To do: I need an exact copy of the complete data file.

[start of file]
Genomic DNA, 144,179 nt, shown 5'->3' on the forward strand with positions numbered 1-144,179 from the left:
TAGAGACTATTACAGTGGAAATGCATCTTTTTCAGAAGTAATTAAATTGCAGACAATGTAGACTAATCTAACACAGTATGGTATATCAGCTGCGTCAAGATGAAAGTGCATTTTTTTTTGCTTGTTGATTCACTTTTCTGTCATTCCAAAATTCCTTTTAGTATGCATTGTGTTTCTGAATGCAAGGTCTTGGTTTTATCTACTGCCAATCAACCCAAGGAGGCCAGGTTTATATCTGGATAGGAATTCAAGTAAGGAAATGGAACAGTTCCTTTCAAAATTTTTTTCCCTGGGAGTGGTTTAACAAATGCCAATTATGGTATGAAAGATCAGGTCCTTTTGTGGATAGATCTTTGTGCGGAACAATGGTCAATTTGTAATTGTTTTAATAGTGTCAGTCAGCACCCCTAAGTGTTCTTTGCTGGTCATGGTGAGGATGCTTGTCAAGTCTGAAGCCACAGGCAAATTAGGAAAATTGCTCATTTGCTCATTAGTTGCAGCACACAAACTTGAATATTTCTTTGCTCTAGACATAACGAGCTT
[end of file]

Genomic DNA, 144,179 nt, shown 5'->3' on the forward strand with positions numbered 1-144,179 from the left:
TAGAGACTATTACAGTGGAAATGCATCTTTTTCAGAAGTAATTAAATTGCAGACAATGTAGACTAATCTAACACAGTATGGTATATCAGCTGCGTCAAGATGAAAGTGCATTTTTTTTTGCTTGTTGATTCACTTTTCTGTCATTCCAAAATTCCTTTTAGTATGCATTGTGTTTCTGAATGCAAGGTCTTGGTTTTATCTACTGCCAATCAACCCAAGGAGGCCAGGTTTATATCTGGATAGGAATTCAAGTAAGGAAATGGAACAGTTCCTTTCAAAATTTTTTTCCCTGGGAGTGGTTTAACAAATGCCAATTATGGTATGAAAGATCAGGTCCTTTTGTGGATAGATCTTTGTGCGGAACAATGGTCAATTTGTAATTGTTTTAATAGTGTCAGTCAGCACCCCTAAGTGTTCTTTGCTGGTCATGGTGAGGATGCTTGTCAAGTCTGAAGCCACAGGCAAATTAGGAAAATTGCTCATTTGCTCATTAGTTGCAGCACACAAACTTGAATATTTCTTTGCTCTAGACATAACGAGCTT